Pilot Wins Decision To Keep Job
JACKSONVILLE, Fla. (AP) _ Navy Secretary John Dalton has rejected recommendations that a helicopter pilot be honorably discharged for refusing to lead women into combat.
Two separate Navy panels had voted to honorably discharge Lt. Cmdr. Kenneth Carkhuff, a 13-year Navy veteran who is based with an anti-submarine unit at Mayport Naval Station.
Carkhuff told a superior last year that his religious beliefs prevented him from sending women to battle. He is accused of failure to support and carry out Pentagon policy regarding women in combat.
Dalton cited an ``impeccable service record″ in recommending Friday that Carkhuff remain on active duty. The decision caps a yearlong effort by the 35-year-old helicopter pilot to remain in the Navy.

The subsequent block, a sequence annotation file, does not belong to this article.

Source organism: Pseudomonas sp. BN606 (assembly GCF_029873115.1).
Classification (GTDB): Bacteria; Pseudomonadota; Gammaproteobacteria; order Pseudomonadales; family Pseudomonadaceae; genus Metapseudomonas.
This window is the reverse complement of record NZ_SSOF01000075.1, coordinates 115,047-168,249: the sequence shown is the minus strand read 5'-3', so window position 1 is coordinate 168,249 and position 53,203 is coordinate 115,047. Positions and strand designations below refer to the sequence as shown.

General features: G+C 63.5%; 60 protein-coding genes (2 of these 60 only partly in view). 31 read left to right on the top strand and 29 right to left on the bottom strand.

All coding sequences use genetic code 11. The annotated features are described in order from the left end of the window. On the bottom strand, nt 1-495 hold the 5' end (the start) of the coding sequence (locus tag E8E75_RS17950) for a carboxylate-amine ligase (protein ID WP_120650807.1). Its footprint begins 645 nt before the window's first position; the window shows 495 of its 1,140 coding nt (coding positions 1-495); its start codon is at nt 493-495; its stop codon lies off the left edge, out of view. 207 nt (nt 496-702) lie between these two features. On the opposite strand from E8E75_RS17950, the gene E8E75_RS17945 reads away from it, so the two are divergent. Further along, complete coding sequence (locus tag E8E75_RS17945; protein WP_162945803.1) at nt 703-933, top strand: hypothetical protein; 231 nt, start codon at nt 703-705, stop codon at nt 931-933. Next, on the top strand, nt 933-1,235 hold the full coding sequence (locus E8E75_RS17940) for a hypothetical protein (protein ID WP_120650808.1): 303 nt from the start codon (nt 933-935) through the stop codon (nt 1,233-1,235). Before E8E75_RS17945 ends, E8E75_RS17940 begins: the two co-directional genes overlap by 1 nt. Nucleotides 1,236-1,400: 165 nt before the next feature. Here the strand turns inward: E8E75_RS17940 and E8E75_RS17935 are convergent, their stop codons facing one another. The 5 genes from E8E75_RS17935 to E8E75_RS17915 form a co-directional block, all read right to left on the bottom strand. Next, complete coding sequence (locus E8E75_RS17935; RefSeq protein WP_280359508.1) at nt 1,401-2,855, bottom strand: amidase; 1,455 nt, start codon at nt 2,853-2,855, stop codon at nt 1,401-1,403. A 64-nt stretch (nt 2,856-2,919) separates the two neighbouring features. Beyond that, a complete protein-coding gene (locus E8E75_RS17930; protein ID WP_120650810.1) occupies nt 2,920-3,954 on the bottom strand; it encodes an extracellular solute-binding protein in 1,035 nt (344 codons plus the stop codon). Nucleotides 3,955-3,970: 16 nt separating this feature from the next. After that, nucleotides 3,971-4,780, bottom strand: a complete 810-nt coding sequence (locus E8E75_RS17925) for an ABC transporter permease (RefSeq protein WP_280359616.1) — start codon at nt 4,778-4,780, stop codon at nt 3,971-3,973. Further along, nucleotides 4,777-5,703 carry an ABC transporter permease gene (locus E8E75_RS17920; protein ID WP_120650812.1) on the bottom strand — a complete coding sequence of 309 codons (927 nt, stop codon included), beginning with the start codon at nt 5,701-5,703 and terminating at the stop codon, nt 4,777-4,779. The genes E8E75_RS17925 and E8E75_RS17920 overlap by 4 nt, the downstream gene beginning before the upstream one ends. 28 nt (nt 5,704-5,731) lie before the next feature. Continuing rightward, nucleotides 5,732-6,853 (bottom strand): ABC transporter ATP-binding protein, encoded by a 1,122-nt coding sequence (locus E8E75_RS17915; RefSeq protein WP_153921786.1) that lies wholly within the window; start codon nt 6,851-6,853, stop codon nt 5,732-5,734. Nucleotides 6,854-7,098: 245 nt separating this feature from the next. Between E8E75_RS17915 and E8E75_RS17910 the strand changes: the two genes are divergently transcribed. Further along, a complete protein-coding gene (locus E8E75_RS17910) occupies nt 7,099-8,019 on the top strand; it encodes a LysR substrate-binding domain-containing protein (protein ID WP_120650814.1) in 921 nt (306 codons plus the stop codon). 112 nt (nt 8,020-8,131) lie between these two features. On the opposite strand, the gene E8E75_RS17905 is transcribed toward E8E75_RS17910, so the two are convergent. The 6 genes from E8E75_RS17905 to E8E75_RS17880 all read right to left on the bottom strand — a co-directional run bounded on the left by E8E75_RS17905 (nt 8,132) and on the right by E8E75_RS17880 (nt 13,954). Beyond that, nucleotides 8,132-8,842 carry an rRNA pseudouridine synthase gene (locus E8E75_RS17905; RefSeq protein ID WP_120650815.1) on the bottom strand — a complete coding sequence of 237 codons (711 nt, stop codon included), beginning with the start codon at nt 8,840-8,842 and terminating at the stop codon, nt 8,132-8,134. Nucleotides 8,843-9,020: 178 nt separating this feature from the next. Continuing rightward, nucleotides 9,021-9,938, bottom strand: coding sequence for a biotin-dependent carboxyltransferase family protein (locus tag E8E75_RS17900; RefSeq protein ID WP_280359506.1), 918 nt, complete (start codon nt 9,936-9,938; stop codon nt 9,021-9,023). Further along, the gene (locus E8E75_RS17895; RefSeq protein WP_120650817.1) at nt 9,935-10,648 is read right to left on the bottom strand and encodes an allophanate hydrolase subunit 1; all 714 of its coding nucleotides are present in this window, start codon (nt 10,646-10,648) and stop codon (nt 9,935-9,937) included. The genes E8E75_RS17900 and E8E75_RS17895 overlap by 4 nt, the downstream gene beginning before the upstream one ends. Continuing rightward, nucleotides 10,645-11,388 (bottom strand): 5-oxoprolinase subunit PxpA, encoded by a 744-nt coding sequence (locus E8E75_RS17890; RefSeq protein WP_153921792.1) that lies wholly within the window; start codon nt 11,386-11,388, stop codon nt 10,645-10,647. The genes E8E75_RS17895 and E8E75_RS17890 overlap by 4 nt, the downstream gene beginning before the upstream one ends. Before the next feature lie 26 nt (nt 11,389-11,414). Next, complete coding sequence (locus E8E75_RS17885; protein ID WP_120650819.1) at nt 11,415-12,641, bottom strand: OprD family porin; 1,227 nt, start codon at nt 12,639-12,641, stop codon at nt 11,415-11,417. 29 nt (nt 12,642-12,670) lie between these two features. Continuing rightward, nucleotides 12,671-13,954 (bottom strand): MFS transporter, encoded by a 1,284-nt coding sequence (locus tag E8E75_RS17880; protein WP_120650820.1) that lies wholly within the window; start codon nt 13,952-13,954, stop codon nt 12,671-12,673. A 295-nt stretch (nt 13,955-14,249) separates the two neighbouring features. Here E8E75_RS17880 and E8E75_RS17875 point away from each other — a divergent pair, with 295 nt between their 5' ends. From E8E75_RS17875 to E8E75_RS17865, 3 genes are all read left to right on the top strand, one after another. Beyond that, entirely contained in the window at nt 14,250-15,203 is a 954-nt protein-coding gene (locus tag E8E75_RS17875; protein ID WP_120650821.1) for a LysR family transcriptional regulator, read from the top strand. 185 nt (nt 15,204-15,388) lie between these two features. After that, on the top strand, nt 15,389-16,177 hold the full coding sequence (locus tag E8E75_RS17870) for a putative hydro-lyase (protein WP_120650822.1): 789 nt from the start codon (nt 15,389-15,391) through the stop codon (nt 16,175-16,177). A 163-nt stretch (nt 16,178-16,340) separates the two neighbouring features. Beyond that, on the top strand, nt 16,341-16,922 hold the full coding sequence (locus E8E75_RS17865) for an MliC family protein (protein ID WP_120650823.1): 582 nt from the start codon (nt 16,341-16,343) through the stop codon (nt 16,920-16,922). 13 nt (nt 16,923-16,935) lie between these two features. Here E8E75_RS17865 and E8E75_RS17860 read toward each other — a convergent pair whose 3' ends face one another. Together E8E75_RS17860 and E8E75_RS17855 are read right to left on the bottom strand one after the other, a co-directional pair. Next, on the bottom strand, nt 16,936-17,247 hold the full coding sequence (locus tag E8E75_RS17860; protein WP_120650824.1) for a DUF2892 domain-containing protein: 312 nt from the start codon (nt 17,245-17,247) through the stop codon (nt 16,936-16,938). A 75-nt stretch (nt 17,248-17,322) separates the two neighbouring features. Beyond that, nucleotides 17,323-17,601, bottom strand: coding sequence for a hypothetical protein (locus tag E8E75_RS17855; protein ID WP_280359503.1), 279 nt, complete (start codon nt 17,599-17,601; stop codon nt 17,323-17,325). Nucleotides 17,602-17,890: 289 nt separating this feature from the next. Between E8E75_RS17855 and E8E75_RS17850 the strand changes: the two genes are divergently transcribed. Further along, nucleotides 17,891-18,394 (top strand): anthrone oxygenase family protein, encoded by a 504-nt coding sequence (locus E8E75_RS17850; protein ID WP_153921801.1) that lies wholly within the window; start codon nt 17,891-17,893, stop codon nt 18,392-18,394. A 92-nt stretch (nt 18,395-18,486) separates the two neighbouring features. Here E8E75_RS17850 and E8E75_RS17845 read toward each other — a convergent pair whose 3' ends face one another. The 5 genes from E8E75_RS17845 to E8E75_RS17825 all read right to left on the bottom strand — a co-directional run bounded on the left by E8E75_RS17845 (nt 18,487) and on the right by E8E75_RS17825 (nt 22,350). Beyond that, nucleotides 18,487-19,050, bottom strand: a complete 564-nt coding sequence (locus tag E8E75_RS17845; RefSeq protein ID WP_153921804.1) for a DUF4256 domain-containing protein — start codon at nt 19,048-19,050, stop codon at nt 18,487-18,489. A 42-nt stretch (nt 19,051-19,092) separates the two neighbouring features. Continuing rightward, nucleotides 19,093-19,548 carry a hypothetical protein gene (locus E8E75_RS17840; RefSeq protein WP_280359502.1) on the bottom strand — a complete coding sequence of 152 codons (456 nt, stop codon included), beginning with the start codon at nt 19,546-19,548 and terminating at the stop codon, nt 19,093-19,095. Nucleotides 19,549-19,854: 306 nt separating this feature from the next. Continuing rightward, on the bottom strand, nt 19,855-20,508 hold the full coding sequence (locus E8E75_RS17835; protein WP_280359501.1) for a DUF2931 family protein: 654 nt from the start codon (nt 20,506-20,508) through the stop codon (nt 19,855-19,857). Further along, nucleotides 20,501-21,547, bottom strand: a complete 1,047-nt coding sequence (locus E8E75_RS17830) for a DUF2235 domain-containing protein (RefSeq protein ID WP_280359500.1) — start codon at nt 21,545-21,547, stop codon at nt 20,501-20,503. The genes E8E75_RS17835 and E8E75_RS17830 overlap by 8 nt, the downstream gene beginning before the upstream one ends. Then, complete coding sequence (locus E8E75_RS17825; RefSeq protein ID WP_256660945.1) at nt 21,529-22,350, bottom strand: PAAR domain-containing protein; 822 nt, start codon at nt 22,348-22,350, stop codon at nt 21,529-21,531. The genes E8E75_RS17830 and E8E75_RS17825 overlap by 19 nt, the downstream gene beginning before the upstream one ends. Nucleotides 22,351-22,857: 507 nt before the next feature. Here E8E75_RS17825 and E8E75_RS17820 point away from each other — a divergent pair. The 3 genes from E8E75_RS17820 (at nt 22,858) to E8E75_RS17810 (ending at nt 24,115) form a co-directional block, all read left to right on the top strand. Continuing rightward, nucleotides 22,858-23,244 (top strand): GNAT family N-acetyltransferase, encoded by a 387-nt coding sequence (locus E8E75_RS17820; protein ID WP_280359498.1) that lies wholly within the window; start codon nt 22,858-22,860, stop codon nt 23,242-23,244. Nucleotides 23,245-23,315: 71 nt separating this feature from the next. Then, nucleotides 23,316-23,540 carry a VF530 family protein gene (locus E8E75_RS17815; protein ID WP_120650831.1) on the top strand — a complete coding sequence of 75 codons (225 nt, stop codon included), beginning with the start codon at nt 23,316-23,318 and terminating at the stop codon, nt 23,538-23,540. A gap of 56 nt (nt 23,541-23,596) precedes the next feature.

``I was elated. I thought it was terrific news,″ Carkhuff said. ``I’m just very grateful and thankful for what they did.″
Further review by Dalton and Adm. Mike Boorda, chief of Naval operations, is pending.
In August 1994, Carkhuff told his commanding officer, Cmdr. Michael Orfini, that he believes the Bible directs men to protect women from violence, and that combat is the most extreme form of violence.
Carkhuff’s helicopter detachment, which had two female pilots, was preparing for possible assignment in the U.S. military operation in Haiti.
At a May hearing, Carkhuff’s superiors testified that he refused to take his anti-submarine detachment to sea just before the Haiti invasion, citing religious beliefs.
He was replaced as leader of the detachment. The unit was never sent to Haiti.
Carkhuff, who has been assigned to a desk job for the past year, testified that he had been misunderstood, and that he would have led his detachment if he had been ordered to do so.